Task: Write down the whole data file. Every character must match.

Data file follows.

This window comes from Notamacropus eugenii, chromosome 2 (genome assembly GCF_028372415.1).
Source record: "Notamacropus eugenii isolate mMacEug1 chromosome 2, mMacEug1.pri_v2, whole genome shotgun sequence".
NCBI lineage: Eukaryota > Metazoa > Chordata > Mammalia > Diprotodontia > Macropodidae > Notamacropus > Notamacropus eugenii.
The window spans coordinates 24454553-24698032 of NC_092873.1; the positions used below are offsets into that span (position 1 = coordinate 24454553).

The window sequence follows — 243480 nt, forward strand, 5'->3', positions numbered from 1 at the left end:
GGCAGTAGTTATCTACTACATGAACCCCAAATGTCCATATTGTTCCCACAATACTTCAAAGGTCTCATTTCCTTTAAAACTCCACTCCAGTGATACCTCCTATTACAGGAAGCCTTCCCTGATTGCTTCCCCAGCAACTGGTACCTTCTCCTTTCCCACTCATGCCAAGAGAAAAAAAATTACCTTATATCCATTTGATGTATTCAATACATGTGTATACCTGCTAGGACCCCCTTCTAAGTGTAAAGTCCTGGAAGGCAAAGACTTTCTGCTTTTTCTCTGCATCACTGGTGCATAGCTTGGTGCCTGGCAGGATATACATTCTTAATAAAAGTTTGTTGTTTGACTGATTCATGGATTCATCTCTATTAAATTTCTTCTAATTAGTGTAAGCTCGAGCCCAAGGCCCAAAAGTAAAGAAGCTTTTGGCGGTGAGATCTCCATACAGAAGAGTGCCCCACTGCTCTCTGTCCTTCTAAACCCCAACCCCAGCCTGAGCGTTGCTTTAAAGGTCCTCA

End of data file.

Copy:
This window comes from Notamacropus eugenii, chromosome 2 (genome assembly GCF_028372415.1).
Source record: "Notamacropus eugenii isolate mMacEug1 chromosome 2, mMacEug1.pri_v2, whole genome shotgun sequence".
NCBI lineage: Eukaryota > Metazoa > Chordata > Mammalia > Diprotodontia > Macropodidae > Notamacropus > Notamacropus eugenii.
The window spans coordinates 24454553-24698032 of NC_092873.1; the positions used below are offsets into that span (position 1 = coordinate 24454553).

The window sequence follows — 243480 nt, forward strand, 5'->3', positions numbered from 1 at the left end:
GGCAGTAGTTATCTACTACATGAACCCCAAATGTCCATATTGTTCCCACAATACTTCAAAGGTCTCATTTCCTTTAAAACTCCACTCCAGTGATACCTCCTATTACAGGAAGCCTTCCCTGATTGCTTCCCCAGCAACTGGTACCTTCTCCTTTCCCACTCATGCCAAGAGAAAAAAAATTACCTTATATCCATTTGATGTATTCAATACATGTGTATACCTGCTAGGACCCCCTTCTAAGTGTAAAGTCCTGGAAGGCAAAGACTTTCTGCTTTTTCTCTGCATCACTGGTGCATAGCTTGGTGCCTGGCAGGATATACATTCTTAATAAAAGTTTGTTGTTTGACTGATTCATGGATTCATCTCTATTAAATTTCTTCTAATTAGTGTAAGCTCGAGCCCAAGGCCCAAAAGTAAAGAAGCTTTTGGCGGTGAGATCTCCATACAGAAGAGTGCCCCACTGCTCTCTGTCCTTCTAAACCCCAACCCCAGCCTGAGCGTTGCTTTAAAGGTCCTCA